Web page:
At the same time, Snowflake’s lack of maturity in the enterprise market might hold it back as the de facto data-sharing platform, he said.

“Snowflake is a hot product at the moment, and if it can get over the threshold where a network effect kicks in, then it might work, but it is not obvious. Snowflake is not that big a company; it is an order of magnitude smaller than AWS, for example, which has its own data sharing products. Meanwhile, SAP has the advantage that so many businesses are already using its applications.”

Snowflake might be hot on the stock market, but cool heads should take a look at its enterprise track record before committing to its data-sharing platform. ®

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Indian Finance Minister throws Infosys under the bus as new e-tax portal fails on first day



India’s new tax e-filing portal went live Monday night, and was down less than 24 hours later, leading union Finance Minister Nirmala Sitharaman to jump onto Twitter with some pointed questions for the site’s developer, Indian services giant Infosys.

Infosys won a contract to build the tax portal in 2019. The new tech was promised to reduce the wait for refunds from 63 days to one day, and to improve the user experience.

After the new portal went live, Sitharaman sent a celebratory tweet. But after many would-be users reported difficulty accessing the site, she was inspired to throw some blame at Infosys and its co-founder, Nandan Nilekani.

Nilekani managed to take it on the chin, responding that day one indeed had technical glitches Infosys was working to resolve.

Income Tax India isn’t the first government service to have its debut bungled and certainly won’t be the last. The US website famously suffered software and capacity issues when it debuted in 2013 to register people for coverage under the Affordable Care Act.

The UK NHS has also seen its share of troubles. Last month it was discovered that the vaccine-booking website exposed individual vaccine status without authentication.

As for Infosys, the company has been down this road before and survived the journey. A 2015 contract to build and maintain India’s GST system endured technical glitches, some of which went unresolved for almost two years. Infosys Chief Operating Officer U.B. Pravin Rao told in-country news outlet BusinessLine the problems were mostly due to backend network management.

Infosys has gone from strength to strength since.

The tax portal remains inaccessible at the time of writing, as the outage nears 24 hours. ®

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SK Hynix admits to DRAM defects, smacks down rumour it botched big batches



The FBI has revealed how it managed to hoodwink the criminal underworld with its secretly backdoored AN0M encrypted chat app, leading to hundreds of arrests, the seizure of 32 tons of drugs, 250 firearms, 55 luxury cars, more than $148M, and even cocaine-filled pineapples.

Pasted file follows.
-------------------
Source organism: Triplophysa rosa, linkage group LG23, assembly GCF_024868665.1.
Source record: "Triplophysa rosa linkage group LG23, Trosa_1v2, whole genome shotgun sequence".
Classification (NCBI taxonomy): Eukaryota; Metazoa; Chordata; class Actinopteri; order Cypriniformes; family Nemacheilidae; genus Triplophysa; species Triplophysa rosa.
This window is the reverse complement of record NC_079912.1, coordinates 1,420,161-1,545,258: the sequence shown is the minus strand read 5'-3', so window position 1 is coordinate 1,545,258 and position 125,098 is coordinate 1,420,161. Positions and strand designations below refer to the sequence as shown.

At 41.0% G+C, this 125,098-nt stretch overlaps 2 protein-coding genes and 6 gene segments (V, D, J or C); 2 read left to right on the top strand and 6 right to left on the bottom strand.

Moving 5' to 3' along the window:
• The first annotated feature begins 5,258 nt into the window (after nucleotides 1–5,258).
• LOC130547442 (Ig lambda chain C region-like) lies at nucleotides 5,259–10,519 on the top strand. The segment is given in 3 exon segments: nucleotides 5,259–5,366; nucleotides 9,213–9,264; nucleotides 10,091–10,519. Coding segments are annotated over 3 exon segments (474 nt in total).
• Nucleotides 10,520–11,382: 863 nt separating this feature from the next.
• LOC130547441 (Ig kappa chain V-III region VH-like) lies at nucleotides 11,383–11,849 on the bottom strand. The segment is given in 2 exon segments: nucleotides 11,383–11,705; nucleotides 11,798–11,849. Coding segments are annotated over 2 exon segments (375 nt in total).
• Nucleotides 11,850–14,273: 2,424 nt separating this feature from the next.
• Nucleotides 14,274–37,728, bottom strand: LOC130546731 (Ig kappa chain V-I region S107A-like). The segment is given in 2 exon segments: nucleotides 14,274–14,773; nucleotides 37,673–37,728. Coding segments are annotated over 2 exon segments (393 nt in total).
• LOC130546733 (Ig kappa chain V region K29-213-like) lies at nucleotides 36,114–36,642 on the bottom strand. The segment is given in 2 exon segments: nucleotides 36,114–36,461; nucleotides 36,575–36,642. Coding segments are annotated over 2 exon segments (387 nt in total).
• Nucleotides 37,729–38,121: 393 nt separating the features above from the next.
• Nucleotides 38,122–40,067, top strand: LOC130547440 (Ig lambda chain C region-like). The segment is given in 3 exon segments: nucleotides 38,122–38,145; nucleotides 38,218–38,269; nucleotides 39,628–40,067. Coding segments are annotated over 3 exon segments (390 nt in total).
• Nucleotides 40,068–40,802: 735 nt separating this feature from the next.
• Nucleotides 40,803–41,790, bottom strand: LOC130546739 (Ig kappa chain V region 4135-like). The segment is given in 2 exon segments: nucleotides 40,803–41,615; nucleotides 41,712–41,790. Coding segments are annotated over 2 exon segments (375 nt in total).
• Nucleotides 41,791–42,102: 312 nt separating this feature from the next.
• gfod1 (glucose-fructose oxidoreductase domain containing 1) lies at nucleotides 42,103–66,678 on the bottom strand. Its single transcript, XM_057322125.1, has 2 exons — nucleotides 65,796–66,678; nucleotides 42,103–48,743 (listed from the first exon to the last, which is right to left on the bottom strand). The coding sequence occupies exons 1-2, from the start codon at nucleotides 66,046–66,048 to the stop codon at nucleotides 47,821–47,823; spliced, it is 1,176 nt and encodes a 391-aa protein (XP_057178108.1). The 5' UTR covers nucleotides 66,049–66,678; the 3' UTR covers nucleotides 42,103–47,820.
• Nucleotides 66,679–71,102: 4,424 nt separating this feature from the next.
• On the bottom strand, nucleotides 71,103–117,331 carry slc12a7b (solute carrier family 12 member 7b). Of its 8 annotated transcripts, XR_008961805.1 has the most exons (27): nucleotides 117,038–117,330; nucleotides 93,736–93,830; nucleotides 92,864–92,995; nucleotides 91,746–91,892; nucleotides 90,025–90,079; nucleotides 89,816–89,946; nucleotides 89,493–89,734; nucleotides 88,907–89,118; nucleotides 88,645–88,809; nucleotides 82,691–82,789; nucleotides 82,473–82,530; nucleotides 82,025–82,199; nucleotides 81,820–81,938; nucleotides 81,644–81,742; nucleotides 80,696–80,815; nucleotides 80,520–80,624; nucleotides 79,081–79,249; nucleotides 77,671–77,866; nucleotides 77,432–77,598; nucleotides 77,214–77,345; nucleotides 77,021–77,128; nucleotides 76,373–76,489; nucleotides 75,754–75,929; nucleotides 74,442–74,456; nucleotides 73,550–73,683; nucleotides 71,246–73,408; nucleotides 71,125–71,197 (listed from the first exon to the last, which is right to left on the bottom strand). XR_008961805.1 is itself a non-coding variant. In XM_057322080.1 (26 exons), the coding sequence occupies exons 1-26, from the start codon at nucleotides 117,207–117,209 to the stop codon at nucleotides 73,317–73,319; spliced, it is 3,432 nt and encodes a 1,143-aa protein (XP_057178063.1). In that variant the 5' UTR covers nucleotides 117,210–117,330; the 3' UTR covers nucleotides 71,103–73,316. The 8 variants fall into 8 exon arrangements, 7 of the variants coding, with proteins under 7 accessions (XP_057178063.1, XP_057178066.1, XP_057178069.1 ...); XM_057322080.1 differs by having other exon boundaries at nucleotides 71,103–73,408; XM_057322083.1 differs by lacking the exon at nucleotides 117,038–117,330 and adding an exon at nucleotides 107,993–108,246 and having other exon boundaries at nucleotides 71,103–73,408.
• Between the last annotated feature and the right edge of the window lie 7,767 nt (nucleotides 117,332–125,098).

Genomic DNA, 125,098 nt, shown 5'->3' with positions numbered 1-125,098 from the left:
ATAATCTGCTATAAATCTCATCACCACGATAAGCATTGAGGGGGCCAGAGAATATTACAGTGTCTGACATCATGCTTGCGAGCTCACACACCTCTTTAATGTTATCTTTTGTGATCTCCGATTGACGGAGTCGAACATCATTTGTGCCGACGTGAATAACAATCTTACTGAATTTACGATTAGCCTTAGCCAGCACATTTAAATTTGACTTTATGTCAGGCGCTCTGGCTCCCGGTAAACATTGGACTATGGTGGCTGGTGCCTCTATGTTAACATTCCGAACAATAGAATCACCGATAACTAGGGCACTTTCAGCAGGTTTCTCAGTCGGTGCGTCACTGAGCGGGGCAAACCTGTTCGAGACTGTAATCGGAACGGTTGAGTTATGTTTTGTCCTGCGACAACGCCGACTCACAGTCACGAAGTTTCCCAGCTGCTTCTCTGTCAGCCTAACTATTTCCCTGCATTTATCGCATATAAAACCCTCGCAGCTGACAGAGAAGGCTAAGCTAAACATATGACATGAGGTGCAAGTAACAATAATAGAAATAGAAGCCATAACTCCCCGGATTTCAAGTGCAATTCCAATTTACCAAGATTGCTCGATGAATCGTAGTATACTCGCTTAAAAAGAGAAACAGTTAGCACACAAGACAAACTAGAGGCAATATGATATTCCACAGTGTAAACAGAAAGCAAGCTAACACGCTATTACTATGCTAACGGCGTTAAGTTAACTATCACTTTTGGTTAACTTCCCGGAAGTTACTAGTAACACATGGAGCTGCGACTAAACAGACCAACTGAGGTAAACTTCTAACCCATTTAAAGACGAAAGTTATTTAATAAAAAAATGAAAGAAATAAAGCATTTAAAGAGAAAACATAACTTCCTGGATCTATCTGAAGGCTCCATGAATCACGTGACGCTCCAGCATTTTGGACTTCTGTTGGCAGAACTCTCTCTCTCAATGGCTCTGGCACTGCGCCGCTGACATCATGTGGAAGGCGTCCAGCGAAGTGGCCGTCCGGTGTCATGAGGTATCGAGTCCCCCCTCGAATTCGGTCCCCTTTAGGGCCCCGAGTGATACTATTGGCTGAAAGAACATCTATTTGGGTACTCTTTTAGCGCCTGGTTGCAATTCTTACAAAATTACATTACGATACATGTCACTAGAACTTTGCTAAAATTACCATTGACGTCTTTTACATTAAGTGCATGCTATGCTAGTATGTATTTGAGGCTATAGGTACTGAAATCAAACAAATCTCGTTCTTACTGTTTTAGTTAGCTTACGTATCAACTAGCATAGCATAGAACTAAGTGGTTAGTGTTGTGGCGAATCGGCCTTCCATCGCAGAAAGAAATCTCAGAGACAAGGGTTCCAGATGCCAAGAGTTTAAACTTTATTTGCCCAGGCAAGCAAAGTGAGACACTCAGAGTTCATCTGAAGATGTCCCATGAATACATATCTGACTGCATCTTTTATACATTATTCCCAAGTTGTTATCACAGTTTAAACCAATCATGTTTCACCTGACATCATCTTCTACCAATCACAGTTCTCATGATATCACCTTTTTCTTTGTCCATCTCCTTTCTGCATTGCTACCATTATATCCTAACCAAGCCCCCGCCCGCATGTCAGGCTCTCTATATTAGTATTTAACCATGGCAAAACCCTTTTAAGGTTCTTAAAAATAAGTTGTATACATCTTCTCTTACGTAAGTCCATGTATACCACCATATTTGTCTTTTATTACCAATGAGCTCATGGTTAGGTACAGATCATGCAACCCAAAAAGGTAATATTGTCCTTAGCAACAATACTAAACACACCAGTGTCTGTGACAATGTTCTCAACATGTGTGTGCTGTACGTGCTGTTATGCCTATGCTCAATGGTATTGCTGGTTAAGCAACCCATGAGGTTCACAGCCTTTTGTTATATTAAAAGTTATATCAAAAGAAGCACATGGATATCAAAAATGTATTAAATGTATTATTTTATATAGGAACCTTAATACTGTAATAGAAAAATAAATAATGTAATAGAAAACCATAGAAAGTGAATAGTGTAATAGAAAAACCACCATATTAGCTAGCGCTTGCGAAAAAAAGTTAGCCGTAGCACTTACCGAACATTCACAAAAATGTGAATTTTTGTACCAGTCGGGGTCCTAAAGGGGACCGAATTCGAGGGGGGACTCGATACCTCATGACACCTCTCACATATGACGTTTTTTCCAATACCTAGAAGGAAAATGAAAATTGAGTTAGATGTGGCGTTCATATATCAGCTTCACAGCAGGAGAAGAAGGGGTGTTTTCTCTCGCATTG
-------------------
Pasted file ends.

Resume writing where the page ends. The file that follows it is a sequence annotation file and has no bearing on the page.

About 12,000 smartphones with AN0M installed were sold into organized crime rings: the devices were touted as pure encrypted messaging tools — no GPS, email or web browsing, and certainly no voice calls, cameras, and microphones. They were “designed by criminals, for criminals exclusively,” one defendant told investigators, Randy Grossman, Acting US Attorney for the Southern District of California, told a press conference on Tuesday.

However, AN0M was forged in a joint operation by Australian and US federal law enforcement, and was deliberately and surreptitiously engineered so that agents could peer into the encrypted conversations and read crooks’ messages. After Australia’s police broke the news that the messaging app had recorded everything from drug deals to murder plots — leading to hundreds of arrests — now the FBI has spilled its side of the story, revealing a complex sting dubbed Operation Trojan Shield.

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Snowflake targets Java and Scala devs, will soon slither after Pythonistas too



Snowflake Summit Cloudy data-wrangling outfit Snowflake has opened itself up to Java and Scala developers.

At the company’s annual event, Summit, the firm talked up Snowpark, which will allow developers to use the abovementioned languages to manage its platform. Until now, Snowflake has focused on SQL-centric developers. Java user-defined functions will also be permitted on the platform, allowing both code and business logic to be applied to Snowflake.

Peter O’Connor, Snowflake’s veep for sales in Asia Pacific, told The Register it was recognition the company needs to be more accommodating to developers if it is to continue its growth.

Python support is also on the company’s roadmap, but without a delivery date. Snowpark is currently in private preview, Snowflake’s jargon for a closed beta. A public preview is “coming soon.”

Snowflake has also vowed to improve its unstructured data-handling prowess, and create a new SQL API that lets applications call its services using REST.

Another private preview picks personally identifiable information out of data stored by Snowflake and then applies policies to ensure it is not used inappropriately. Or used at all. A new anonymized view of data allows the same outcomes.

Storage has also been tweaked, with improved compression said to reduce consumption and therefore costs, while scaling independently of compute usage.

Snowflake introduced the new functions to The Register at an event featuring customers, one of which – data-science-as-a-service outfit Quantium – explained that Snowflake has replaced Hadoop for many of its analytics chores.

Quantium’s executive for engineering, product and technology, Florian Pasquier, said capital expenditure costs for Hadoop were worryingly high, and run times for analytics jobs unsustainably long. Pasquier said exceptional engineers could address such problems, but would require around two weeks to do so. Cue cost/benefit calculations that saw Hadoop heaved overboard. The organisation still uses Apache Spark for some analytics jobs.

O’Connor said Snowflake has just started to win deals in which it displaced Cloudera and Teradata in Asia-Pacific. He expressed hope the new features detailed above will accelerate that process. ®